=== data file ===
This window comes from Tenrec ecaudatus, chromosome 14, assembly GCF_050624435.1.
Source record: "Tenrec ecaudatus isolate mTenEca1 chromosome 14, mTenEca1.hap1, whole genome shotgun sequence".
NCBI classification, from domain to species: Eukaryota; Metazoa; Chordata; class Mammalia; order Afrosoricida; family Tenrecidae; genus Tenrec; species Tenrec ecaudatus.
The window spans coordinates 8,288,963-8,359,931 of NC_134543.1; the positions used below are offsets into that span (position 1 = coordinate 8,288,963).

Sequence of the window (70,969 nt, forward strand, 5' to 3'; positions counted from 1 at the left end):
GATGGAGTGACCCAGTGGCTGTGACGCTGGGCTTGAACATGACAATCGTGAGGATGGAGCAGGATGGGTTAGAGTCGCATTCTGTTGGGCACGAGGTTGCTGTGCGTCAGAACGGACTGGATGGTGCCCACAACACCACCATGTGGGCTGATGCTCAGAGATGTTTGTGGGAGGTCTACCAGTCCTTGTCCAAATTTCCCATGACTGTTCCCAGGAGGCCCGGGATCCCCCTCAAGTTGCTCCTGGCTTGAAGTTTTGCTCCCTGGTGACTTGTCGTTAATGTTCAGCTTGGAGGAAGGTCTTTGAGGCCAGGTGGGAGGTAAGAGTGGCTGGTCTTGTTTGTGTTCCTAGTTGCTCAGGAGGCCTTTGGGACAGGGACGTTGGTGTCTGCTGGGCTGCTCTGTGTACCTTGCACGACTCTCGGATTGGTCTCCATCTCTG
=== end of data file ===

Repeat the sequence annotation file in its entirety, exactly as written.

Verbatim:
This window comes from Tenrec ecaudatus, chromosome 14, assembly GCF_050624435.1.
Source record: "Tenrec ecaudatus isolate mTenEca1 chromosome 14, mTenEca1.hap1, whole genome shotgun sequence".
NCBI classification, from domain to species: Eukaryota; Metazoa; Chordata; class Mammalia; order Afrosoricida; family Tenrecidae; genus Tenrec; species Tenrec ecaudatus.
The window spans coordinates 8,288,963-8,359,931 of NC_134543.1; the positions used below are offsets into that span (position 1 = coordinate 8,288,963).

Sequence of the window (70,969 nt, forward strand, 5' to 3'; positions counted from 1 at the left end):
GATGGAGTGACCCAGTGGCTGTGACGCTGGGCTTGAACATGACAATCGTGAGGATGGAGCAGGATGGGTTAGAGTCGCATTCTGTTGGGCACGAGGTTGCTGTGCGTCAGAACGGACTGGATGGTGCCCACAACACCACCATGTGGGCTGATGCTCAGAGATGTTTGTGGGAGGTCTACCAGTCCTTGTCCAAATTTCCCATGACTGTTCCCAGGAGGCCCGGGATCCCCCTCAAGTTGCTCCTGGCTTGAAGTTTTGCTCCCTGGTGACTTGTCGTTAATGTTCAGCTTGGAGGAAGGTCTTTGAGGCCAGGTGGGAGGTAAGAGTGGCTGGTCTTGTTTGTGTTCCTAGTTGCTCAGGAGGCCTTTGGGACAGGGACGTTGGTGTCTGCTGGGCTGCTCTGTGTACCTTGCACGACTCTCGGATTGGTCTCCATCTCTG